Dome of U.S. Capitol, where the bills have been proposed

Home care providers will focus on the negative impacts of the workforce shortage and Medicare home health payment cuts when they converse with lawmakers during the National Association for Home Care & Hospice’s Advocacy Day next week in Washington, DC.

“Workforce is the top priority that transcends all the various programs,” Bill Dombi, president of NAHC, said Thursday during a webinar about the fly-in day. Several advocacy leaders from NAHC joined him on the webinar sponsored by MissionCare Collective, parent company of myCNAjobs.

Providers from across the home care spectrum will descend on the nation’s capital on Tuesday for the first in-person advocacy day since 2019, the year before the pandemic hit. NAHC is expecting more than 100 providers to attend in person and several times that to be participating virtually. 

Besides workforce, Dombi talked about NAHC’s 2023 focus on lobbying for a temporary suspension in Patient-Driven Groupings Model (PDGM) rate cuts.

“By far, that’s the top priority,” he said Thursday.

A permanent PDGM payment cut of 3.925%, or $635 million, went into effect on Jan. 1. Temporary clawback payment reductions, which may total at least $3 billion, may take effect as soon as 2024.

Next week, home care providers also will push lawmakers to pass the recently reintroduced Better Care, Better Jobs Act, said Calvin McDaniel, NAHC’s director of government affairs for home health. The legislation, which would increase the Federal Medical Assistance Percentage by 10% and require all states to cover caregiver services, represents key Medicaid caregiver legislation.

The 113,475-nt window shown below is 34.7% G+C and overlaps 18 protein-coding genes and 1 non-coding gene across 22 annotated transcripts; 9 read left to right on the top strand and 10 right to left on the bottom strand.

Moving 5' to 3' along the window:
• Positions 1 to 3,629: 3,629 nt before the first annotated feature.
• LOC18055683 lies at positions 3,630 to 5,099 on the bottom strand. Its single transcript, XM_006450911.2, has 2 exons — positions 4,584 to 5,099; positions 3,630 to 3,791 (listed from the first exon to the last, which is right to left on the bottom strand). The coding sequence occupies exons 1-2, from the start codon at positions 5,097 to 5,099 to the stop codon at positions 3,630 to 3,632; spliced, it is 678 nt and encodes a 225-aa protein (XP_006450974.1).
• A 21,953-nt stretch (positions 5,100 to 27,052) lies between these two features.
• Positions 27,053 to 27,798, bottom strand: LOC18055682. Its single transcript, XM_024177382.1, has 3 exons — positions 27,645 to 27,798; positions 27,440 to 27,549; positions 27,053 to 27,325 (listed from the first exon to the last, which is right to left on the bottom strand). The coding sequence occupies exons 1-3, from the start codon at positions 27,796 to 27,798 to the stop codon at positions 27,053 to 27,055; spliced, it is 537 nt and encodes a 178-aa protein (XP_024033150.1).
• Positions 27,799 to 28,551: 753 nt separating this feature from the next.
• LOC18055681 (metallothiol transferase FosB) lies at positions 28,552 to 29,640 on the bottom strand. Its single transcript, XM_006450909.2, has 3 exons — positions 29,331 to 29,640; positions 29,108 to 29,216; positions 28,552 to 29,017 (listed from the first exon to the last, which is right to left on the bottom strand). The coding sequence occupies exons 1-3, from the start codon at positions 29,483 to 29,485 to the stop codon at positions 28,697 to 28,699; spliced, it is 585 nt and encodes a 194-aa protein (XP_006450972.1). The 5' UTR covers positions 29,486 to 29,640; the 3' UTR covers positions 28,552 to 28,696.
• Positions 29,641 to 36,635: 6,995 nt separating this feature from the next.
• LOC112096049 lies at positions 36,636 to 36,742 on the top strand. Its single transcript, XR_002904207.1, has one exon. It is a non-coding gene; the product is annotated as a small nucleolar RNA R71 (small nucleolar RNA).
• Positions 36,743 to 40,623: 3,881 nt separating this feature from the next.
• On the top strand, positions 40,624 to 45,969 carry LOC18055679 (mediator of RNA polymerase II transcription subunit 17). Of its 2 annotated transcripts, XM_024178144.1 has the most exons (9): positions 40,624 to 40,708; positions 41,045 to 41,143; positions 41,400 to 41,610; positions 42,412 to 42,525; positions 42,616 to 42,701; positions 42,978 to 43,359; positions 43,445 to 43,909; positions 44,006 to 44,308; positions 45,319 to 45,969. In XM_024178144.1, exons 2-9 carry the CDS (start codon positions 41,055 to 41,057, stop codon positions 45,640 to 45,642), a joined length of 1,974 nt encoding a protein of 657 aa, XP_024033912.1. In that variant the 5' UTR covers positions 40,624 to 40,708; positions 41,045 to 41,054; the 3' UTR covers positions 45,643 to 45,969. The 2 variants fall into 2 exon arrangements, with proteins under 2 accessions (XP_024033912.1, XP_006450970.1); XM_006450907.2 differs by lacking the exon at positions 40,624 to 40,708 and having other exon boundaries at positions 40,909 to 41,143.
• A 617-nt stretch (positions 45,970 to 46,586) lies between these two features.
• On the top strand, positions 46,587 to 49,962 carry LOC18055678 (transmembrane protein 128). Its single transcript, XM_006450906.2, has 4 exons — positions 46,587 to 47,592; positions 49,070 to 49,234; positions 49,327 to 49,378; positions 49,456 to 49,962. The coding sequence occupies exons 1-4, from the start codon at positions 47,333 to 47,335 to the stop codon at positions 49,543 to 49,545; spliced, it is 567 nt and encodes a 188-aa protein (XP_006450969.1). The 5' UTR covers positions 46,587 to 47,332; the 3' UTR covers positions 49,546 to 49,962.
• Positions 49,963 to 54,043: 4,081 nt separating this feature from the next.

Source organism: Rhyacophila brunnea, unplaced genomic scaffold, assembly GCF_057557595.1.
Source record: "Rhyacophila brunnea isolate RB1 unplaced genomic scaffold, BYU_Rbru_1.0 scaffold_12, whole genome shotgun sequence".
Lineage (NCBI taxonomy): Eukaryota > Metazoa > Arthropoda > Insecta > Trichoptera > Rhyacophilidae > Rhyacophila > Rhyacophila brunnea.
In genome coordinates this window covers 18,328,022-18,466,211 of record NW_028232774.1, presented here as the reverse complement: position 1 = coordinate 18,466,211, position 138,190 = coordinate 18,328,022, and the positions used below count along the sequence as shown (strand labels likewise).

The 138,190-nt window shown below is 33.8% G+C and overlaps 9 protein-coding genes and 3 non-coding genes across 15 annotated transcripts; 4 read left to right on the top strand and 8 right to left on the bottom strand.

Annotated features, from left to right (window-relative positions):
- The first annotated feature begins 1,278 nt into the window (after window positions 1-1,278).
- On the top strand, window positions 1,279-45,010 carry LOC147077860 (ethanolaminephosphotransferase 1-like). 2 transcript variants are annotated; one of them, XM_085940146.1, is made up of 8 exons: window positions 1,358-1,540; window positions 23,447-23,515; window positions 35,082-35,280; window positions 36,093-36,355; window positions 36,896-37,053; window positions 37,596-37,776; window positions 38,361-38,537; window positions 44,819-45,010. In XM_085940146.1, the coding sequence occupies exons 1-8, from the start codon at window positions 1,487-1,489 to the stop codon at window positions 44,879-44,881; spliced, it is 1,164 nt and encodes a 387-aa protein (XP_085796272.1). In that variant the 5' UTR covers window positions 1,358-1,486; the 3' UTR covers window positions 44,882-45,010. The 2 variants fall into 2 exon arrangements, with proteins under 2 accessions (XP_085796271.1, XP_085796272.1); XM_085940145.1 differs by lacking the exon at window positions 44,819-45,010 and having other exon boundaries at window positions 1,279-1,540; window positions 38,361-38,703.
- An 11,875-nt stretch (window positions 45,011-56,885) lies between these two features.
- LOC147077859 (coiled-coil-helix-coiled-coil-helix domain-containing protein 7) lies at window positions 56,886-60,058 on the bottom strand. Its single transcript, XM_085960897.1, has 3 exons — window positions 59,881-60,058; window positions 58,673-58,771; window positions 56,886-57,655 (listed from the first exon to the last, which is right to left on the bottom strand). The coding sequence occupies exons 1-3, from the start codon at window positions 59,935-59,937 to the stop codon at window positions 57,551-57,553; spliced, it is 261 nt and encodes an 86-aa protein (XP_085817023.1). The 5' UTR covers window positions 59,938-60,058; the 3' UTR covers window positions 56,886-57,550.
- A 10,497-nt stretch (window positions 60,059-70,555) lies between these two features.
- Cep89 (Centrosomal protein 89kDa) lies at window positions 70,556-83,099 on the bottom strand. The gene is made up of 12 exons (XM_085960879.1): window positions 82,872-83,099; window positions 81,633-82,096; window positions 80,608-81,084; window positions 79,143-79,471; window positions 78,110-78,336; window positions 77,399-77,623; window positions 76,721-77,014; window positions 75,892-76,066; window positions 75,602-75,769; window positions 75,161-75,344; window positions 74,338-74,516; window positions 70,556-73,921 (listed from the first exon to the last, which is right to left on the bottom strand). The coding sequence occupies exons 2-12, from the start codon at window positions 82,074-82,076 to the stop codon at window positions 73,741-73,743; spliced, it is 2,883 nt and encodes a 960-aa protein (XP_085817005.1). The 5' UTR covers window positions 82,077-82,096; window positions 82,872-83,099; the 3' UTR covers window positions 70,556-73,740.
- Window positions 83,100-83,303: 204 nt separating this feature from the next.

It is “the biggest, most comprehensive package there is for the workforce right now,” he said.  

Hospice providers will bring their own topics to lawmaker visits early next week, explained Davis Baird, NAHC’s director of government affairs for hospice. Among these will be the need for targeted program integrity and oversight tools for program.

“We want to make ensure it’s not so easy for bad-intentioned individuals to get into the program,” he said, adding, “It’s kind of unfortunate this is one of our priority goals this year.”

He pointed out that there is data indicating large-scale hospice fraud and exploitation. Several states are seeing rapid growth rates in licenses and certifications that is disproportionate to the level of need for hospice care. Other worrisome trends include many hospices clustered in one location. He cited one example of single building containing 120 hospices. While the fraud started in California, it has migrated to states including Texas and Arizona.

“It appears to be spreading,” he said. “We want to stop it before it gets too far.”

NAHC, along with LeadingAge and the National Hospice and Palliative Care Organization, earlier this year sent a list of 34 recommendations to the Centers for Medicare & Medicaid Services to improve the program. The recommendations include a targeted moratorium on new hospices and the development of “red flag” criteria for noncompliant hospices.

Hospice providers also will press lawmakers next week on the value of hospice, as indicated by a study released this week showing that hospice saved Medicare $3.5 billion in 2019, according to Baird. The study is an “arrow in our quiver,” Baird said.